Citigroup’s Global Consumer Banking Sees Rise in Credit Costs



Global Consumer Banking sees growth from all quarters

A core banking business has been key to bankers’ (IYF) performances in recent quarters, backed by credit card spending, higher interest rate margins, and marginal growth in credit. Citigroup’s (C) Consumer Banking segment saw a 3% growth in revenues to $8.4 billion in 3Q17. It had strong growth in Asia and Latin America and a marginal growth in North America for credit offtake. The trend reflects an appetite for quality credit outside the United States.

Lending, deposits, and cards

Citigroup is managing retail loans of $144 billion compared to deposits of $308 billion as of September 30, 2017. Both numbers have increased 2%, reflecting marginal growth amid interest rate hikes. Deposits could increase further in 4Q17 and 2018, backed by higher salaries, operating cash flows for corporations, and a growing economy. A rise in lending could be slower for corporations, partially offset by good growth in credit card lending. In 3Q17, Citigroup saw a 7% rise in average card loans to $155 billion.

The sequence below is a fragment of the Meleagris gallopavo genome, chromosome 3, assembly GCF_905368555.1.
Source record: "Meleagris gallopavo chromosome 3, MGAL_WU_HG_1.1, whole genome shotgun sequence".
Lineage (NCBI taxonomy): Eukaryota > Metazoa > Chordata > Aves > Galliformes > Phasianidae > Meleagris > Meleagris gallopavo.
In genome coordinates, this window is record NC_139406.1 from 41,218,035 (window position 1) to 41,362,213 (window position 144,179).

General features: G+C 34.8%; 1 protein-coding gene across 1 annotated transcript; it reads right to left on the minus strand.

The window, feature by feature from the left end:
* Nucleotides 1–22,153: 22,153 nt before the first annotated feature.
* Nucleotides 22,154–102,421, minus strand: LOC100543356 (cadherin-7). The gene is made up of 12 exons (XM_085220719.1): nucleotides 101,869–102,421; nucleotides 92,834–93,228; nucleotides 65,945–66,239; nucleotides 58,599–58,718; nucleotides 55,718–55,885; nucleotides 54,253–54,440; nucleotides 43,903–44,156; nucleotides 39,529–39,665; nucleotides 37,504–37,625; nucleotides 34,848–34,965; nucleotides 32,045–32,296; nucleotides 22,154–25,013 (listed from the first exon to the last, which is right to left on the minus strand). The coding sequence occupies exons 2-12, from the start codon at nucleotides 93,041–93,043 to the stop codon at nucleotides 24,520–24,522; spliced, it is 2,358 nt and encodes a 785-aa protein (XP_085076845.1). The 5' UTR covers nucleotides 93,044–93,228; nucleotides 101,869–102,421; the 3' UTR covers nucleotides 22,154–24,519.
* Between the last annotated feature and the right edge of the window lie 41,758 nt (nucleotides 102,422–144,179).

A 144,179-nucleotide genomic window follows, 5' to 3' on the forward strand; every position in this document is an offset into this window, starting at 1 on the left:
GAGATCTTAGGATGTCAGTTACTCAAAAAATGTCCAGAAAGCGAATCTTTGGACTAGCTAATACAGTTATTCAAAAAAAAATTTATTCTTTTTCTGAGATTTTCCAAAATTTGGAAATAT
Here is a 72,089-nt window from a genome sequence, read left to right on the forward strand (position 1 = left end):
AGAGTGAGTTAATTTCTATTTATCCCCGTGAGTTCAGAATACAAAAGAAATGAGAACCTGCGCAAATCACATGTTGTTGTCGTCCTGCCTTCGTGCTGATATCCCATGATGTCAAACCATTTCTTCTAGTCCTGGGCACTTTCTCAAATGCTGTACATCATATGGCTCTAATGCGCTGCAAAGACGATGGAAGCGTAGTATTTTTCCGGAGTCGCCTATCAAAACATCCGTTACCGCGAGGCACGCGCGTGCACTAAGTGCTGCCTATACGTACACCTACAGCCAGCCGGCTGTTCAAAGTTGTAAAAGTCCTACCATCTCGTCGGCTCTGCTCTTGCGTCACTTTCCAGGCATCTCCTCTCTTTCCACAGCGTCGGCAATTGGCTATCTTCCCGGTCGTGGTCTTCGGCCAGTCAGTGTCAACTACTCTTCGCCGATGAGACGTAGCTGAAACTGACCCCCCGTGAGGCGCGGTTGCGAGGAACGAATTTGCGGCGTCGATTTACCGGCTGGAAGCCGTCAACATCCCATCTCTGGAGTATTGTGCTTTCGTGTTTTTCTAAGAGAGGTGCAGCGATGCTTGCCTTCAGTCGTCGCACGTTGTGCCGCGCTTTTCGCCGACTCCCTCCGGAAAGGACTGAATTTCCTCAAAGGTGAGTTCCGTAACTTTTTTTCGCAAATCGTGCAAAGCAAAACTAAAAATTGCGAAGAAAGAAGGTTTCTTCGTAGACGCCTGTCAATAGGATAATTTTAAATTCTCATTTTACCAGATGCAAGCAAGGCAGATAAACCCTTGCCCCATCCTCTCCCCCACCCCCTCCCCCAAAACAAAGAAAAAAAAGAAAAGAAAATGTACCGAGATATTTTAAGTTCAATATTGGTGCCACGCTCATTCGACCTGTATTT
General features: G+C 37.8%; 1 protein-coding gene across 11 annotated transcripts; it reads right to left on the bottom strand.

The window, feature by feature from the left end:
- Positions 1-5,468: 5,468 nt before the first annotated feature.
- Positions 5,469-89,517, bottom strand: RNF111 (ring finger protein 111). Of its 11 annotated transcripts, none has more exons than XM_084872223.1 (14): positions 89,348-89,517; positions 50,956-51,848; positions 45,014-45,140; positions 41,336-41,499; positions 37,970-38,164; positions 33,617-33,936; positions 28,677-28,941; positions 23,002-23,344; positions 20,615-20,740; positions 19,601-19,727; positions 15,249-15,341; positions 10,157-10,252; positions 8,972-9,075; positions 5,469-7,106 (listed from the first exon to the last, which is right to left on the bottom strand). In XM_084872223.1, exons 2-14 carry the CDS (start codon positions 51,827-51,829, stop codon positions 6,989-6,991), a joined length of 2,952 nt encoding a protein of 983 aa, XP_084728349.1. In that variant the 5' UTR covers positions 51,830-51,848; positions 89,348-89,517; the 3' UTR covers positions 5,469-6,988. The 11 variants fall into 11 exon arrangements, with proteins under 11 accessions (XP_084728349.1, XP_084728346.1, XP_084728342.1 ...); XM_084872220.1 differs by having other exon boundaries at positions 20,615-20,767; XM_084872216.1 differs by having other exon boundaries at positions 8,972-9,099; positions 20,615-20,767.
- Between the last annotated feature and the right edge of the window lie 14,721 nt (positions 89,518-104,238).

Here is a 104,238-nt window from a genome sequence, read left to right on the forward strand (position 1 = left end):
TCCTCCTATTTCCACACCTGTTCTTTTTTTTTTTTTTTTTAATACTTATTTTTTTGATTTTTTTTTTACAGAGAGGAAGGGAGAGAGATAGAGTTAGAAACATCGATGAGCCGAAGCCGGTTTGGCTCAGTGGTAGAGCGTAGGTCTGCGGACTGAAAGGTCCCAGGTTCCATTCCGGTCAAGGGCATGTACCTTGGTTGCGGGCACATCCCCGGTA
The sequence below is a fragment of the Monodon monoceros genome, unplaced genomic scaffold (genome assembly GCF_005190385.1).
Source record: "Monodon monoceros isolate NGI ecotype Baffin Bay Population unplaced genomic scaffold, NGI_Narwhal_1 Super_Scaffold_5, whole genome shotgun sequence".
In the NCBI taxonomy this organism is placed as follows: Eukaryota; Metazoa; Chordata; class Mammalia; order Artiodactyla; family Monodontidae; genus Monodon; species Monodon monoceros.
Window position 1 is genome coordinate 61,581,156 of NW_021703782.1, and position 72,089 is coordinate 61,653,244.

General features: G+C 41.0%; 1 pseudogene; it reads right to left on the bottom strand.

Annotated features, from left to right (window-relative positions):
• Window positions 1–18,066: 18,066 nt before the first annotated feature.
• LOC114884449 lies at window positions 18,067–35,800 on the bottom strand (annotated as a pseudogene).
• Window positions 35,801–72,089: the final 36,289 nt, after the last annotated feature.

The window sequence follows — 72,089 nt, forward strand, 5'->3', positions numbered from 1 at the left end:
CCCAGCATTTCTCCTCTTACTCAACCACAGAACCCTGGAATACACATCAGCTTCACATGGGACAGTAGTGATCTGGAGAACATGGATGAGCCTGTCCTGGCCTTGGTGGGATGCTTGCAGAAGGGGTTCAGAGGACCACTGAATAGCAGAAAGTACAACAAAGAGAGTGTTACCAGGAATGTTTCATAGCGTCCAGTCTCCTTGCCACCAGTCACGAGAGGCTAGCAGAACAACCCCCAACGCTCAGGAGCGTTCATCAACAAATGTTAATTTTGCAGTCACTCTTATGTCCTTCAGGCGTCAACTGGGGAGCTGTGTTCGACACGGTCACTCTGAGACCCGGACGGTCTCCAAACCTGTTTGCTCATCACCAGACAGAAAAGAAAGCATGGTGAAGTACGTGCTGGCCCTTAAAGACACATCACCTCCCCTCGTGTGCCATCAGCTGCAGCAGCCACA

Credit costs 

Citigroup’s Global Consumer Banking division saw a 22% rise in credit costs in 3Q17, reflecting higher origination costs in a competitive environment. The division managed a 6% growth in net income in 3Q17 due to revenue growth.

Among other major bankers, JPMorgan Chase (JPM) and Bank of America (BAC) have lower origination costs. Wells Fargo (WFC) has marginally higher spending on credit origination. Commercial bankers with credit book outside the United States can garner higher growth in credit offtake compared to their peers that are mostly in the United States.

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